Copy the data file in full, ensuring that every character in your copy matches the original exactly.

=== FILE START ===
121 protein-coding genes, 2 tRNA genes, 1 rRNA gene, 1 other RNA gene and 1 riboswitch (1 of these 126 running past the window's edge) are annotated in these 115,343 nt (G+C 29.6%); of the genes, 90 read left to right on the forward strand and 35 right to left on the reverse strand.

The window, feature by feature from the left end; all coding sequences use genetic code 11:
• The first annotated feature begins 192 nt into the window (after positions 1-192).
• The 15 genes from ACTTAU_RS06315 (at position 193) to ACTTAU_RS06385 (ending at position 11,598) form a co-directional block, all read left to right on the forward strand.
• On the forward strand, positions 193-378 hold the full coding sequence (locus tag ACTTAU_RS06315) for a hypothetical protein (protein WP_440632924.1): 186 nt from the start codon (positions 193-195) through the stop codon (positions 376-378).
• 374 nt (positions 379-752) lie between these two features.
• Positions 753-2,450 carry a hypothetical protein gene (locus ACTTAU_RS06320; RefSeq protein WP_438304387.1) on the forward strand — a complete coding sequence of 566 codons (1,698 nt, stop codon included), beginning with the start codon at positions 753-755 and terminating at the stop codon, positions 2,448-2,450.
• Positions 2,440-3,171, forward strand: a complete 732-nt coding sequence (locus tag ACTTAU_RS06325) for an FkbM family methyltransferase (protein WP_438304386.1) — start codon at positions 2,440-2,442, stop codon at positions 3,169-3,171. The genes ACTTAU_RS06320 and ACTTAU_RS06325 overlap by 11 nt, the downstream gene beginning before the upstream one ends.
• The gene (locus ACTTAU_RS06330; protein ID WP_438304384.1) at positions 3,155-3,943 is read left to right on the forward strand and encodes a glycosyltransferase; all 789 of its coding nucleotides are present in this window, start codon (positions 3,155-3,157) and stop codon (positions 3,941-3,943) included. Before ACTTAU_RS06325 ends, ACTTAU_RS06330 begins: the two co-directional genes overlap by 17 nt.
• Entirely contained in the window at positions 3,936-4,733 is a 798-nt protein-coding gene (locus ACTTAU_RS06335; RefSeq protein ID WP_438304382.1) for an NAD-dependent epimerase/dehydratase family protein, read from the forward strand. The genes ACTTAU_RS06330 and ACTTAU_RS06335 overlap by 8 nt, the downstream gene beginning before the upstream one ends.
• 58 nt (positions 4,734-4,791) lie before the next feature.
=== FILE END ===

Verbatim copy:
121 protein-coding genes, 2 tRNA genes, 1 rRNA gene, 1 other RNA gene and 1 riboswitch (1 of these 126 running past the window's edge) are annotated in these 115,343 nt (G+C 29.6%); of the genes, 90 read left to right on the forward strand and 35 right to left on the reverse strand.

The window, feature by feature from the left end; all coding sequences use genetic code 11:
• The first annotated feature begins 192 nt into the window (after positions 1-192).
• The 15 genes from ACTTAU_RS06315 (at position 193) to ACTTAU_RS06385 (ending at position 11,598) form a co-directional block, all read left to right on the forward strand.
• On the forward strand, positions 193-378 hold the full coding sequence (locus tag ACTTAU_RS06315) for a hypothetical protein (protein WP_440632924.1): 186 nt from the start codon (positions 193-195) through the stop codon (positions 376-378).
• 374 nt (positions 379-752) lie between these two features.
• Positions 753-2,450 carry a hypothetical protein gene (locus ACTTAU_RS06320; RefSeq protein WP_438304387.1) on the forward strand — a complete coding sequence of 566 codons (1,698 nt, stop codon included), beginning with the start codon at positions 753-755 and terminating at the stop codon, positions 2,448-2,450.
• Positions 2,440-3,171, forward strand: a complete 732-nt coding sequence (locus tag ACTTAU_RS06325) for an FkbM family methyltransferase (protein WP_438304386.1) — start codon at positions 2,440-2,442, stop codon at positions 3,169-3,171. The genes ACTTAU_RS06320 and ACTTAU_RS06325 overlap by 11 nt, the downstream gene beginning before the upstream one ends.
• The gene (locus ACTTAU_RS06330; protein ID WP_438304384.1) at positions 3,155-3,943 is read left to right on the forward strand and encodes a glycosyltransferase; all 789 of its coding nucleotides are present in this window, start codon (positions 3,155-3,157) and stop codon (positions 3,941-3,943) included. Before ACTTAU_RS06325 ends, ACTTAU_RS06330 begins: the two co-directional genes overlap by 17 nt.
• Entirely contained in the window at positions 3,936-4,733 is a 798-nt protein-coding gene (locus ACTTAU_RS06335; RefSeq protein ID WP_438304382.1) for an NAD-dependent epimerase/dehydratase family protein, read from the forward strand. The genes ACTTAU_RS06330 and ACTTAU_RS06335 overlap by 8 nt, the downstream gene beginning before the upstream one ends.
• 58 nt (positions 4,734-4,791) lie before the next feature.